courses should be completed before upper-division (300-level) classes are taken in the major.

Transfer credit for the major prerequisite courses is common.

This course develops the fundamental concepts of algebra with an emphasis on the

classification and analysis of linear, quadratic, polynomial, exponential and

logarithmic functions. Applications to the natural and social sciences are given

throughout. It aims to provide insights into the nature and utility of mathematics,

and helps students develop mathematical reasoning skills.

MN Transfer

Curriculum Goal Mathematical/Logical Reasoning (Goal 04)

(GELS):

MATH 102, or placement at MATH 115 College Algebra

on the mathematics assessment test offered by Diagnostic

Services. Note: This course requires any of the TI-83 or

TI-84 series graphing calculators.

MATH 210 Calculus I 4

Since its beginnings, calculus has demonstrated itself to be one of humankind's

greatest intellectual achievements. This versatile subject has proven useful in

solving problems ranging from physics and astronomy to biology and social

science. Through a conceptual and theoretical framework this course covers topics

in differential calculus including limits, derivatives, derivatives of transcendental

functions, applications of differentiation, L'Hopital's rule, implicit differentiation,

and related rates.

assessment test offered by Diagnostic Services.

Curriculum Goal

(GELS):

MATH 215 Discrete Mathematics 4

Using applications to motivate the material, stressing problem-solving techniques,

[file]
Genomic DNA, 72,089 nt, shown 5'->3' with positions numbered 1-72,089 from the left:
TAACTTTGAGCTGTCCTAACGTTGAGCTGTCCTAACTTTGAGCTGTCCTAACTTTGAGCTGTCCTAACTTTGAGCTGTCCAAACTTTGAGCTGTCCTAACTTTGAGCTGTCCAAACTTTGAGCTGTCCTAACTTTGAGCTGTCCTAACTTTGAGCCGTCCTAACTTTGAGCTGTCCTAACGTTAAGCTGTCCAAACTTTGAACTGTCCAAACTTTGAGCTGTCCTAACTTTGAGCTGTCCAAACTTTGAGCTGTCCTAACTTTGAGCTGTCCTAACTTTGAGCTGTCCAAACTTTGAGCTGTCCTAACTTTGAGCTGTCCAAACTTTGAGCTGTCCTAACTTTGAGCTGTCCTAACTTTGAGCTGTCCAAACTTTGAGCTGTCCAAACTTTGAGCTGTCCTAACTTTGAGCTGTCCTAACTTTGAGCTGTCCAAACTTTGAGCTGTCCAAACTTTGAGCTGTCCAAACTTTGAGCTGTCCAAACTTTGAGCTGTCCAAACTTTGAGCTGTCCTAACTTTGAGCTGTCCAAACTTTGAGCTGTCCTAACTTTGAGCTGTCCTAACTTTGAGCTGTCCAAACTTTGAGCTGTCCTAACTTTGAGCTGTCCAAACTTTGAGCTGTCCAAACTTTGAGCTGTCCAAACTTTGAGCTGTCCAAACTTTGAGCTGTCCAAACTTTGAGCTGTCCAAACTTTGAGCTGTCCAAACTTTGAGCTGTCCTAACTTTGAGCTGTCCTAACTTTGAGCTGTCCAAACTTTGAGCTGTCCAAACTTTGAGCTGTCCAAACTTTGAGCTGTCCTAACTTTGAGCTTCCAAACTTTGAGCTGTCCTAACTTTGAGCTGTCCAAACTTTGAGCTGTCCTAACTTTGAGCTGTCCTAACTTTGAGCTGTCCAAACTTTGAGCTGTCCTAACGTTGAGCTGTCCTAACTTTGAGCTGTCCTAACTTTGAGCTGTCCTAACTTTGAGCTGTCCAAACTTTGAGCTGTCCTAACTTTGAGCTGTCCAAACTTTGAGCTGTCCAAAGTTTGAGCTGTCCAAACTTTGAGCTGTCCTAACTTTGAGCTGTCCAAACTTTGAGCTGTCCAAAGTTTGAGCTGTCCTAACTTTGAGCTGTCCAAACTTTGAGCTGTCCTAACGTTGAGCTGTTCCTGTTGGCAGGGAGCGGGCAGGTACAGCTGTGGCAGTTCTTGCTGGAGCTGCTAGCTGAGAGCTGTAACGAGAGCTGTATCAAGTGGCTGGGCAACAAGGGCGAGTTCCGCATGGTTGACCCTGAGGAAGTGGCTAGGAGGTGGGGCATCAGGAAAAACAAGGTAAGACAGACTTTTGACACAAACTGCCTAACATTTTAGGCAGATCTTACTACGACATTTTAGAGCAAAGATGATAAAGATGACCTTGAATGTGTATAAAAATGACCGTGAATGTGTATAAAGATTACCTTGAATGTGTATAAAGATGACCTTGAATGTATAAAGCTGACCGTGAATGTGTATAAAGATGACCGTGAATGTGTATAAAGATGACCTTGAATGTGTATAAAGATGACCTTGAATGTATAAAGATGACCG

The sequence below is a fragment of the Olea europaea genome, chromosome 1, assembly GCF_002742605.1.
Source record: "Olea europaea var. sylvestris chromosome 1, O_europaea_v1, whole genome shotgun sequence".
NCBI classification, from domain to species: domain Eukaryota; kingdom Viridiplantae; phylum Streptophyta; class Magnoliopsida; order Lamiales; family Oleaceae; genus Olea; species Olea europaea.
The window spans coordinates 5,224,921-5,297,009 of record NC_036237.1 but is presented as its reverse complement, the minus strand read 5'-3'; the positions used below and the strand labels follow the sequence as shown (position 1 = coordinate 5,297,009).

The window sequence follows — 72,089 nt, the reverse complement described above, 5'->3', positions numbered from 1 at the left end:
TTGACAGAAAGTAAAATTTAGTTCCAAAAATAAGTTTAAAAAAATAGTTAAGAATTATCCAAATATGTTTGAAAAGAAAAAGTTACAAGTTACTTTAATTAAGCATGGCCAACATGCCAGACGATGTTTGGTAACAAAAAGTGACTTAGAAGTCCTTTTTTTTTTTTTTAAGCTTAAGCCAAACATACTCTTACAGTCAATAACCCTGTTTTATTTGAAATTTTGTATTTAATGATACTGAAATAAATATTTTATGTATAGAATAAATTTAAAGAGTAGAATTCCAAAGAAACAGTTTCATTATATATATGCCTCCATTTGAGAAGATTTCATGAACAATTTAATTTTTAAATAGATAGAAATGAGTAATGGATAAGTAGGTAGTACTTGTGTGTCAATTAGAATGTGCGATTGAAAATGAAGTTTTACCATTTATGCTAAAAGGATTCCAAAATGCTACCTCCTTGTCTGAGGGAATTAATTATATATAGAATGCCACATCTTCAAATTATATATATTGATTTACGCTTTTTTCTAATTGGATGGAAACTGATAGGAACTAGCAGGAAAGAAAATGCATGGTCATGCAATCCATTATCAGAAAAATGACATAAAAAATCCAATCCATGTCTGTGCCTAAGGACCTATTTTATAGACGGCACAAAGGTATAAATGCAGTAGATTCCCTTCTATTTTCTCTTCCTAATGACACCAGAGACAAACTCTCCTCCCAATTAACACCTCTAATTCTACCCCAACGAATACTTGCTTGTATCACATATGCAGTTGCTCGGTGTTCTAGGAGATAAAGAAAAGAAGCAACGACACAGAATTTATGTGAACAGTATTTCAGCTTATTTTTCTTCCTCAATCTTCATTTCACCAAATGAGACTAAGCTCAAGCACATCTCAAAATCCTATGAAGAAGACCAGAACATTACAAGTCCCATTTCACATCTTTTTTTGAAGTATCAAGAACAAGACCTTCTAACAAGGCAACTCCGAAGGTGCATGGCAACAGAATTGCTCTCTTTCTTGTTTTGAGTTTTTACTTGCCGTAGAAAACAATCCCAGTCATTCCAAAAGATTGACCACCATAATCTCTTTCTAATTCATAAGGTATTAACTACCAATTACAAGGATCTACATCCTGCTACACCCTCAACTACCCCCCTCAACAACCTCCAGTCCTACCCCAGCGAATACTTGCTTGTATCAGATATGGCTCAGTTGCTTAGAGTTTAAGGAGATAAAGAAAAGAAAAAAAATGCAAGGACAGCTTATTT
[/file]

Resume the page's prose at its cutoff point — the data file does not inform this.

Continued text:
and with meaningful connections to computer science, this course covers systems

of linear equations, matrices, combinatorics, probability, logic and mathematical

reasoning.

Curriculum Goal

(GELS):

CS 140 Programming Fundamentals 4

This course is designed for students who have not had significant course work or

experience in computer programming. Fundamental programming constructs are

covered including input, output, variables, primitive data types, looping,

selection, methods, parameter passing, Strings, and arrays. Classes and objects

are introduced. In addition, students create simple graphical user interfaces

(GUI's) and use library classes. Problem-solving techniques, algorithm design

and debugging techniques are explored using pseudocode, the Unified Modeling

Language (UML) class diagrams and other tools. Students are expected to have

some experience with using a computer before they take this course and should

be able to manipulate files and directories.

concurrently).

ICS 141 Programming with Objects 4

In this course, students continue to learn how to structure and design object-

oriented computer programs. Topics include objects, classes, containment,

inheritance, polymorphism, and GUI layout managers. Students write programs

involving multiple classes. Language features such as methods, abstract class,

interfaces, parameter passing, arrays of objects, exceptions are emphasized.

Problem-solving and algorithm-design techniques are explored using

pseudocode, Unified Modeling Language (UML) class diagrams, and simple

patterns. Design of good test cases and debugging techniques are highlighted.

Credit is not given for more than one of ICS 141 Programming with Objects, or

ICS 180 Java for Transfer Students.

knowledge of Java AND

MATH 215 Discrete Mathematics (may be taken

concurrently).

Other Information: Note: This class uses the Java Language.

Programming with Elementary Data

ICS 240 4

Structures

Students learn intermediate object-oriented design, programming, debugging,

testing skills, and algorithms in this course via the study of list, stack, queue and

tree abstract data types. Other topics include recursion, hashing, sorting,

complexity analysis, and documentation. Design, testing, and complexity

analysis are emphasized.

knowledge of Java AND

MATH 215 Discrete Mathematics